You'll have an opportunity to connect with departed animals and people at  the upcoming Conference on Animals in the Afterlife, when Joanne Gerber will be doing live, spontaneous spirit readings for members of the audience.  You won't want to miss it.

Friday, September 06, 2013

What Animals in the Afterlife Know

In celebration of her new book, Speak Woof & MeowRonni Ann Hall of The Designing Fairy invited several animal communicators--including me--to submit guest posts for her blog during the month of September.

I was grateful for Ronni Ann's invitation, and delighted to participate.  My piece, entitled "What Animals in the Afterlife Know," was published today.

"In my experience as an animal communicator," I wrote, I've learned that animals who have left their bodies behind can continue to stay involved in our lives in wonderful and sometimes magical ways.  They know what we say; they see what we do."

If you'd like to read my account of the verifiable information that was shared with me by Dawson and Sophie, two amazing animals in spirit, please read the post on The Designing Fairy blog.

Among the other topics that will be featured there through the end of this month are "communicating with feral cats," "hearing animals telepathically," and "how to help your animal transition."  Ronni Ann will also publish excerpts from Speak Woof & Meow on September 24th, as part of this series.

Tuesday, September 03, 2013

The Guns of September

Every morning during the month of August, I delighted to see dozens of Canada Geese lazing in small groups throughout a verdant hay field in Holden.  I would try to count them, but there were so many, I couldn't.   On some days, there had to be 60, or more.  They were relaxed and happy and peaceful, and my dogs and I nodded silently at their beauty and majesty as we passed the flocks during our daily morning walk.  The geese felt safe in that field, with no thought of danger.  They've been coming to this same haven for years.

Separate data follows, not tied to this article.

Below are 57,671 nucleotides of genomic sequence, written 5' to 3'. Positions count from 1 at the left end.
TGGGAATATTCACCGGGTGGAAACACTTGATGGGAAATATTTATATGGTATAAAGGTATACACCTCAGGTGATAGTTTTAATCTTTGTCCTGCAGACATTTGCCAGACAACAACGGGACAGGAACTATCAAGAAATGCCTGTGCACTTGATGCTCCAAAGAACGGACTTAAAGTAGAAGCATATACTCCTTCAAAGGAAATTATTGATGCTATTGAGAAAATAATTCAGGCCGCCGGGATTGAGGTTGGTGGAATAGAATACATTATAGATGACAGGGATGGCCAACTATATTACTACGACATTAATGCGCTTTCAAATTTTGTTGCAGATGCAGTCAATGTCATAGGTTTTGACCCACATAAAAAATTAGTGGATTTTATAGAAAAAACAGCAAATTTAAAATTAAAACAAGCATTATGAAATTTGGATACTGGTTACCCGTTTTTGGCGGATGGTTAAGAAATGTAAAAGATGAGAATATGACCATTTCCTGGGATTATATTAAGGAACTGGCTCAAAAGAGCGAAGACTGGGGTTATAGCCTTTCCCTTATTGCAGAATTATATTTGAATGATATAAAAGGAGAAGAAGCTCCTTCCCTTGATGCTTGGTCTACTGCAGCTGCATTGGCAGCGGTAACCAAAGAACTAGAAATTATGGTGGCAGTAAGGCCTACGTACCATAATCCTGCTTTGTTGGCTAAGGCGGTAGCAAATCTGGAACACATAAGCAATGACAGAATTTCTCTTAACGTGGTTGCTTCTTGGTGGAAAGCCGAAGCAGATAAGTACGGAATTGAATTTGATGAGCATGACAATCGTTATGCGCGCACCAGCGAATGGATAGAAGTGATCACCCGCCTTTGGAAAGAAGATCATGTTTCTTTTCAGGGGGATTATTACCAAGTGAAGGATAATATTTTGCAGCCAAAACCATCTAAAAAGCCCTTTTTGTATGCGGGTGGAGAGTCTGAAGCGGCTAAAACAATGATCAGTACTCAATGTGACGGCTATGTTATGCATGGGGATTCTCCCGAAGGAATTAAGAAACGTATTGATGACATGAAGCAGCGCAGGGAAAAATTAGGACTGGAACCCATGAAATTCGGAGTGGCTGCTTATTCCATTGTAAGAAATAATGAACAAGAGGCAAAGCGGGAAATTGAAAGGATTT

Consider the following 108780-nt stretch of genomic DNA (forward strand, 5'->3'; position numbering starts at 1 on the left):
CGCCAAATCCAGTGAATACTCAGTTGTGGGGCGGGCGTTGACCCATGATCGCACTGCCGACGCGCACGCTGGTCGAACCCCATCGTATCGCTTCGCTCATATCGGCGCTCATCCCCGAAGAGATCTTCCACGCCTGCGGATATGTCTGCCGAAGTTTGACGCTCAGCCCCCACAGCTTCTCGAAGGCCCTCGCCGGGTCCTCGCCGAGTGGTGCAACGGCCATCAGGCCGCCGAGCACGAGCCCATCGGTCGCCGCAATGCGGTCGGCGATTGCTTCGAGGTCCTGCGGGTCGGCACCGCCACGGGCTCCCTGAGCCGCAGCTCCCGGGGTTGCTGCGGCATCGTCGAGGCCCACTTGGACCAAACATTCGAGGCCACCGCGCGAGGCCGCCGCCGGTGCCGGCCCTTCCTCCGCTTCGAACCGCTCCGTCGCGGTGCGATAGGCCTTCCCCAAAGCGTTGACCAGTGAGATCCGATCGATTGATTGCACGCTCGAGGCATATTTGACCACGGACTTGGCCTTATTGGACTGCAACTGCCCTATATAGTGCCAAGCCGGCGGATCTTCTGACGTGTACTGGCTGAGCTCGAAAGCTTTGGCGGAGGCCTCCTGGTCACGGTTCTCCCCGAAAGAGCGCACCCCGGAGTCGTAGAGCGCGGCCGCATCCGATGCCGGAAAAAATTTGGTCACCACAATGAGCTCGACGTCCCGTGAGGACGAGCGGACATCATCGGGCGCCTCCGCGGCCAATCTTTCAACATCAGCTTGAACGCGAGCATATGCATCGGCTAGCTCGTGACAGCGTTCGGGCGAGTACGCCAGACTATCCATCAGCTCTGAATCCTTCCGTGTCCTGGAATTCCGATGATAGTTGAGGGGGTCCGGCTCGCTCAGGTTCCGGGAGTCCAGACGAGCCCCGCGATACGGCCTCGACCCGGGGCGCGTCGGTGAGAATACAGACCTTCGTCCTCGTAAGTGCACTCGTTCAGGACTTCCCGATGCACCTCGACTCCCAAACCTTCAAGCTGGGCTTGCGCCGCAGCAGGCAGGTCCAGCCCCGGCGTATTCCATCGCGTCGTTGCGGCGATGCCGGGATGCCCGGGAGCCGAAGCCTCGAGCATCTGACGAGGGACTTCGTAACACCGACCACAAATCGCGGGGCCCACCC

On Friday, they were gone, without a trace.  I assumed they'd started their fall migration, and wished them well.  But then on Sunday morning, I heard the familiar sound of honking hordes, and saw 20 or 30 of them circle the field, and then land.  Were these the geese of August, or a new battalion, stopping to fuel and then continue their southerly journey.  I didn't know.

Yesterday, it happened again.  A V-formation of geese suddenly appeared in the sky and then gently floated into the quiet grass, in slow motion.  I was awed at their precision.

But this morning, everything changed.  Dozens of geese flew so low that I could hear their wings flapping as they passed overhead.  As I watched them veer in search of a soft landing, I was horror struck at the simultaneous boom of guns and the gut-wrenching sight of one, two, three geese felled from the sky, without warning, by greedy and blood-thirsty hunters who had been hiding in wait.

Perhaps a half-dozen of the geese had already landed--their fate unknown--but the ones in flight immediately understood that something was terribly wrong, and wafted out of reach as fast as they could.  I felt sick, and heartbroken as I spied the three hunters, almost literally smacking their chops, hungry for more.  The blood of the geese they'd already spilled wasn't enough.  They'd wait for the flock to return, as they knew it would.  I complained loudly and bitterly to the men, but they just sneered.